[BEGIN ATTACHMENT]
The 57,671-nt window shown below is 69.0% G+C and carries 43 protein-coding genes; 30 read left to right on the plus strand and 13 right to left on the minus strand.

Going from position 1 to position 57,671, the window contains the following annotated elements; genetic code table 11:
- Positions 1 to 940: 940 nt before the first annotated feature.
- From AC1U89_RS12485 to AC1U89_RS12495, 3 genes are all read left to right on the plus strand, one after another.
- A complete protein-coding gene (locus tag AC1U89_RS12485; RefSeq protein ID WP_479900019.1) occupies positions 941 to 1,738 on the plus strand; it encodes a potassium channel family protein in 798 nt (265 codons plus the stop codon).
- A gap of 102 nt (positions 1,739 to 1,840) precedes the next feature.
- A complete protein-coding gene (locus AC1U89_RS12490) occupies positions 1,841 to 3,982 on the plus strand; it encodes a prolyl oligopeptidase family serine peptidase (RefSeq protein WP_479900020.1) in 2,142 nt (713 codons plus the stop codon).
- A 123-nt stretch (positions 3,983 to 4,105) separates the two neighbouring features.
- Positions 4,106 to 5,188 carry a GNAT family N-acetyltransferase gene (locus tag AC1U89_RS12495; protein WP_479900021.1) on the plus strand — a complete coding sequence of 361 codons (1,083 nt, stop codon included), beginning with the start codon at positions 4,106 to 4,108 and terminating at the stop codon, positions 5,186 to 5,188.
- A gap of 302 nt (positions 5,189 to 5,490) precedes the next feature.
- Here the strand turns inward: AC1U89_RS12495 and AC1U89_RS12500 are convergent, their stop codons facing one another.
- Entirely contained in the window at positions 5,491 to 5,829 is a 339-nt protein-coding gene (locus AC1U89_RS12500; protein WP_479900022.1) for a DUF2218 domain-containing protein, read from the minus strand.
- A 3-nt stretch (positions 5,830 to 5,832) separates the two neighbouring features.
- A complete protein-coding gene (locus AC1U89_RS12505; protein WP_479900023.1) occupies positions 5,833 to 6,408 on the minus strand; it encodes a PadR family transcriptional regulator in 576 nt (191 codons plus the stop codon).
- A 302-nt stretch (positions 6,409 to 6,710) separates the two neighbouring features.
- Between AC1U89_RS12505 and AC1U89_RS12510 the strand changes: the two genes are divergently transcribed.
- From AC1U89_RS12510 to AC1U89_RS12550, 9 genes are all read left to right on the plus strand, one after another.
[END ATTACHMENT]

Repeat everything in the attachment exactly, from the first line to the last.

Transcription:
The 57,671-nt window shown below is 69.0% G+C and carries 43 protein-coding genes; 30 read left to right on the plus strand and 13 right to left on the minus strand.

Going from position 1 to position 57,671, the window contains the following annotated elements; genetic code table 11:
- Positions 1 to 940: 940 nt before the first annotated feature.
- From AC1U89_RS12485 to AC1U89_RS12495, 3 genes are all read left to right on the plus strand, one after another.
- A complete protein-coding gene (locus tag AC1U89_RS12485; RefSeq protein ID WP_479900019.1) occupies positions 941 to 1,738 on the plus strand; it encodes a potassium channel family protein in 798 nt (265 codons plus the stop codon).
- A gap of 102 nt (positions 1,739 to 1,840) precedes the next feature.
- A complete protein-coding gene (locus AC1U89_RS12490) occupies positions 1,841 to 3,982 on the plus strand; it encodes a prolyl oligopeptidase family serine peptidase (RefSeq protein WP_479900020.1) in 2,142 nt (713 codons plus the stop codon).
- A 123-nt stretch (positions 3,983 to 4,105) separates the two neighbouring features.
- Positions 4,106 to 5,188 carry a GNAT family N-acetyltransferase gene (locus tag AC1U89_RS12495; protein WP_479900021.1) on the plus strand — a complete coding sequence of 361 codons (1,083 nt, stop codon included), beginning with the start codon at positions 4,106 to 4,108 and terminating at the stop codon, positions 5,186 to 5,188.
- A gap of 302 nt (positions 5,189 to 5,490) precedes the next feature.
- Here the strand turns inward: AC1U89_RS12495 and AC1U89_RS12500 are convergent, their stop codons facing one another.
- Entirely contained in the window at positions 5,491 to 5,829 is a 339-nt protein-coding gene (locus AC1U89_RS12500; protein WP_479900022.1) for a DUF2218 domain-containing protein, read from the minus strand.
- A 3-nt stretch (positions 5,830 to 5,832) separates the two neighbouring features.
- A complete protein-coding gene (locus AC1U89_RS12505; protein WP_479900023.1) occupies positions 5,833 to 6,408 on the minus strand; it encodes a PadR family transcriptional regulator in 576 nt (191 codons plus the stop codon).
- A 302-nt stretch (positions 6,409 to 6,710) separates the two neighbouring features.
- Between AC1U89_RS12505 and AC1U89_RS12510 the strand changes: the two genes are divergently transcribed.
- From AC1U89_RS12510 to AC1U89_RS12550, 9 genes are all read left to right on the plus strand, one after another.